This is how their summary would begin using TAM.
In the book Kids vs. Plastic, Julie Beers explains the negative impact plastic has on the environment.
I have found that giving kids this formula to help them get started with their summary can be really helpful and effective.
The next two letters of the TAMKO strategy are a little less formulaic and provide general guidelines/reminders for students to keep in mind when summarizing.
- The next thing students need to do is include 2-3 key details that support their introductory sentence.
- If the author is describing, then they should find 2-3 details that help describe the topic.
- If the author is explaining, then they should find 2-3 details that explain the process or steps or problem and solution the author is highlighting.
- If the author is trying to persuade the reader, then they should find 2-3 of the most persuasive details the author included in the text.
- This step can be a little bit challenging for students, but I think it’s important to let students feel empowered in their ability to select relevant details to include in their summaries.
- Remind students to organize their summary in the same way as the author organized the text.
- This one is really helpful and can guide the rest of their summary.
- If students can identify the text structure the author used to write the text, then they can organize and set up their summary in the same way.
Summarizing can often feel feel really overwhelming for students, especially if they aren’t good writers or if they lack confidence in their reading comprehension, but with this strategy, you are making summarizing almost fool-proof. Students are given the exact words and framework to help them begin their summary.
And anytime we can help kids feel more confident in their reading the better.
Strategy #2: Asking the 5W and H Questions
This strategy can be easy for students to use because it connects to something students already know how to do… and that is asking the 5W + H questions.
More than likely, if you are an upper elementary reading teacher, then your students at some point have been exposed to the idea of asking the questions who, what, when, where, why, and how for the text they are reading.
And there is so much benefit to being able to connect a reading strategy to something students already know how to do. Basically with this strategy you are teaching students to ask specific 5W + H questions for the nonfiction text and then using their answers to help them summarize a nonfiction text.
So you could teach this strategy at the most basic level and that would look something like this:
Give your students the following questions to ask and answer for the nonfiction text they are reading:
- Who is the text about?
- What events are happening (to the person) in the text?
- When did the events take place?
- Where does the event in the text take place?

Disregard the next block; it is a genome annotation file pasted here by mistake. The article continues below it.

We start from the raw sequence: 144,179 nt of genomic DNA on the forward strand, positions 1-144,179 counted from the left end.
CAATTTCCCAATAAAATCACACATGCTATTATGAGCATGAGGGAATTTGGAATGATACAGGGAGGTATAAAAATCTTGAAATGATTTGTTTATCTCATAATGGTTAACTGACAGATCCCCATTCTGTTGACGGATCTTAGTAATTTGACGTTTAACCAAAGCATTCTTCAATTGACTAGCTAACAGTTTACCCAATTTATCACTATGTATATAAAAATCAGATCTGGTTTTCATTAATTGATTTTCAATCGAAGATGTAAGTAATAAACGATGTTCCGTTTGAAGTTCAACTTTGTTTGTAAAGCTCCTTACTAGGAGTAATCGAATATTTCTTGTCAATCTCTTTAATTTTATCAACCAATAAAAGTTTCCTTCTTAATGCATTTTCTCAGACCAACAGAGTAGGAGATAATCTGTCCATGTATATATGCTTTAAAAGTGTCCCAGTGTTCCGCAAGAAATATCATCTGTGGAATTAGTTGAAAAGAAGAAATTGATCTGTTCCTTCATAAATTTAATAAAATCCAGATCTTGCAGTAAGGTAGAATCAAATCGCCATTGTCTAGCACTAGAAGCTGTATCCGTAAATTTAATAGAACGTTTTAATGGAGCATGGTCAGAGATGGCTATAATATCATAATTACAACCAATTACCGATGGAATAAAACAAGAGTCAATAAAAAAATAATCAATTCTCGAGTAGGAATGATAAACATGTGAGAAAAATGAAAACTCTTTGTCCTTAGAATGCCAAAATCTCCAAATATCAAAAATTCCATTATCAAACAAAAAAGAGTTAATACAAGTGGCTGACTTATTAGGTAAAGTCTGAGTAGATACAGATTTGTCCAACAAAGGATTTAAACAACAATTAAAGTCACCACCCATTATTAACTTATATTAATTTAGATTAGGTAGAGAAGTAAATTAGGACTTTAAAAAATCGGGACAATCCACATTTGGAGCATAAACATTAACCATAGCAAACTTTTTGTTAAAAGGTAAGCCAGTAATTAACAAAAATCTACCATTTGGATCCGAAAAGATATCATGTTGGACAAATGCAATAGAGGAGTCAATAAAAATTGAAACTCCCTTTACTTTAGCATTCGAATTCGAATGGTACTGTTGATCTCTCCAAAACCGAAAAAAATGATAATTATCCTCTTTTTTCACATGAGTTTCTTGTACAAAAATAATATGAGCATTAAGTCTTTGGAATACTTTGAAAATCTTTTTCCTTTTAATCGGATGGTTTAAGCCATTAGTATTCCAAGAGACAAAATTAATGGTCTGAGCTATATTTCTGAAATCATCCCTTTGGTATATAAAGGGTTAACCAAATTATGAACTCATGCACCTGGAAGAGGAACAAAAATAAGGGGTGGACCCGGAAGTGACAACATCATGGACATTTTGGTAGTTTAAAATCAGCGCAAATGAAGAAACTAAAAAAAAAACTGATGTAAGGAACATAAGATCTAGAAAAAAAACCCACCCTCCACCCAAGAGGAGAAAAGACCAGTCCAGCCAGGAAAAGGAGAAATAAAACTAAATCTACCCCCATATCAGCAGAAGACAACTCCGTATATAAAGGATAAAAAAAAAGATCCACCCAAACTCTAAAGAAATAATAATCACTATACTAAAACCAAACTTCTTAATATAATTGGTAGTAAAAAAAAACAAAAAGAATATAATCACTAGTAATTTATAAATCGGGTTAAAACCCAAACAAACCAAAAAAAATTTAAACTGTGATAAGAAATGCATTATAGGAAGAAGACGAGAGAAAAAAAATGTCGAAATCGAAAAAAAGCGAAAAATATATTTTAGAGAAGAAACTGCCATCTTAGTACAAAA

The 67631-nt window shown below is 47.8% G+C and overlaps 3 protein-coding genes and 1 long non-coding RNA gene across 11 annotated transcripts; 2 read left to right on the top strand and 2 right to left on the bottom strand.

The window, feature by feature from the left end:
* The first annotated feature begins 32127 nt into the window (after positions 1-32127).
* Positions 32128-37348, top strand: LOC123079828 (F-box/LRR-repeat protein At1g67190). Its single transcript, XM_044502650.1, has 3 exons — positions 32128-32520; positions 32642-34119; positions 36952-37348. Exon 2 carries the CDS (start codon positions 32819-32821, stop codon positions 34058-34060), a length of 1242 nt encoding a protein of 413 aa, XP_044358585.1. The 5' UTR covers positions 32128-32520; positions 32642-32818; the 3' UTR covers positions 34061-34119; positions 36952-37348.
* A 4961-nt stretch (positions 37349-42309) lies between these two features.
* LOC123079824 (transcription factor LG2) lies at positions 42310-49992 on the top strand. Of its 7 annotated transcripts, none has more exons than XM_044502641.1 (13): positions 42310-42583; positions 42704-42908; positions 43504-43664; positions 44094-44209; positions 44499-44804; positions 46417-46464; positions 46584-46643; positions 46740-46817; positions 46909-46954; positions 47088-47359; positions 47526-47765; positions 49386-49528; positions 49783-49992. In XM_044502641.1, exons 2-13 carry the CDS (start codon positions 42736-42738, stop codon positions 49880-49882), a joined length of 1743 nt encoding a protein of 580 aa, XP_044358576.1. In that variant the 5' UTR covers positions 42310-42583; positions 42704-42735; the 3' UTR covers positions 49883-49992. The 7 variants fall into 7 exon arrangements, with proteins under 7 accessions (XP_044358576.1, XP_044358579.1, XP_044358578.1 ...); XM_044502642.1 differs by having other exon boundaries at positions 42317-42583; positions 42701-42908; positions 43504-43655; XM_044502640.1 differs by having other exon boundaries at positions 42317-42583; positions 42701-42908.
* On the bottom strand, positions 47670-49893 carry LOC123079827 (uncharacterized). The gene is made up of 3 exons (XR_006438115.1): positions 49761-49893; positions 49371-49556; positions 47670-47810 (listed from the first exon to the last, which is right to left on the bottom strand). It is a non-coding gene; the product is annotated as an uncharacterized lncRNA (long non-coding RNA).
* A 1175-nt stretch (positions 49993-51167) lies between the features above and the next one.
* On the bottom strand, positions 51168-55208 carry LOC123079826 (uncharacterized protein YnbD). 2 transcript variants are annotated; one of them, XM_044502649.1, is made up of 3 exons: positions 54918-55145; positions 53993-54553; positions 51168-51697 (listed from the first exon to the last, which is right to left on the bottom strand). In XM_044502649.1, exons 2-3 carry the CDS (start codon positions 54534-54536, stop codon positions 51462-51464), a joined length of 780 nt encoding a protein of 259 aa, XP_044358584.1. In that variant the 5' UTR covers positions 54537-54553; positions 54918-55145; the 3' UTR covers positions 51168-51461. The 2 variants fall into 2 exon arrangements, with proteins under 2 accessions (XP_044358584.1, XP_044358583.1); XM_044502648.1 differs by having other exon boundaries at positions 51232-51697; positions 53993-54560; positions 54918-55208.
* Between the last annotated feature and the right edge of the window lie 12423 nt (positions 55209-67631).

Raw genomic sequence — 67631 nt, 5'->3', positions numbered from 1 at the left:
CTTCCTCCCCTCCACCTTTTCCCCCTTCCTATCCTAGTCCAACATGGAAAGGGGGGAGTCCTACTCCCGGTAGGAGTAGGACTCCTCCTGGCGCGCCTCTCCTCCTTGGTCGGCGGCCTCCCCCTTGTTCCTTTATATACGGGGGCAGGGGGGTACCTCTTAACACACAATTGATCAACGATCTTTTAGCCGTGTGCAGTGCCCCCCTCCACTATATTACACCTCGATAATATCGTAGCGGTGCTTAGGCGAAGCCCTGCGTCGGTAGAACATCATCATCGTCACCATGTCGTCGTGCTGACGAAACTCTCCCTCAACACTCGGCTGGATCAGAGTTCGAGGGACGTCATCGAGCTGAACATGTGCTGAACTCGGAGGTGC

- Why is this event important?
- How did this event happen?
But sometimes these typical who, what, when, where, why questions don’t match up with EVERY single text. For example, not every nonfiction text you give your students will have a WHO has the subject or they might not mention a specific location.
The good news is that these questions can still help students summarize nonfiction. But instead of teaching students specific questions, you just want to teach them the question stems and let them customize the questions based on the text they are reading.
So here some different questions your students could ask for each of the stems:
- Who wrote the text?
- Who is the intended audience for the text?
- Who is impacted by the problem in the text?
- What happens in the text?
- What topic is the author writing about?
- What details does the author include?
- What lesson is the author trying to teach?
- When was this text written?
- When did the problem become discovered?
- Where does this event take place?
- Where is the author from?
- Why is this event/person/topic signifiant?
- Why did the author write this text?
- Why is this topic important to read about?
- How did the author organize the information in the text?
- How do these details connect to my personal life?
- How did this event take place?
- How does the author suggest we solve the problem?
So remember that the goal is not just for students to ask and answer the basic or first who, what, when, where, why, and how question that comes to mind, but to critically think about the types of questions they are asking and then use their answers to help them craft a summary.
If students are actively asking and answering questions (and using these 5W +H stems) they will discover all the key details that will help them summarize the main points of the text.
Strategy #3 – Text Structure Summary
This one should be no surprise to y’all since you know I’m such a fan of teaching students how to identify and understand nonfiction text structure.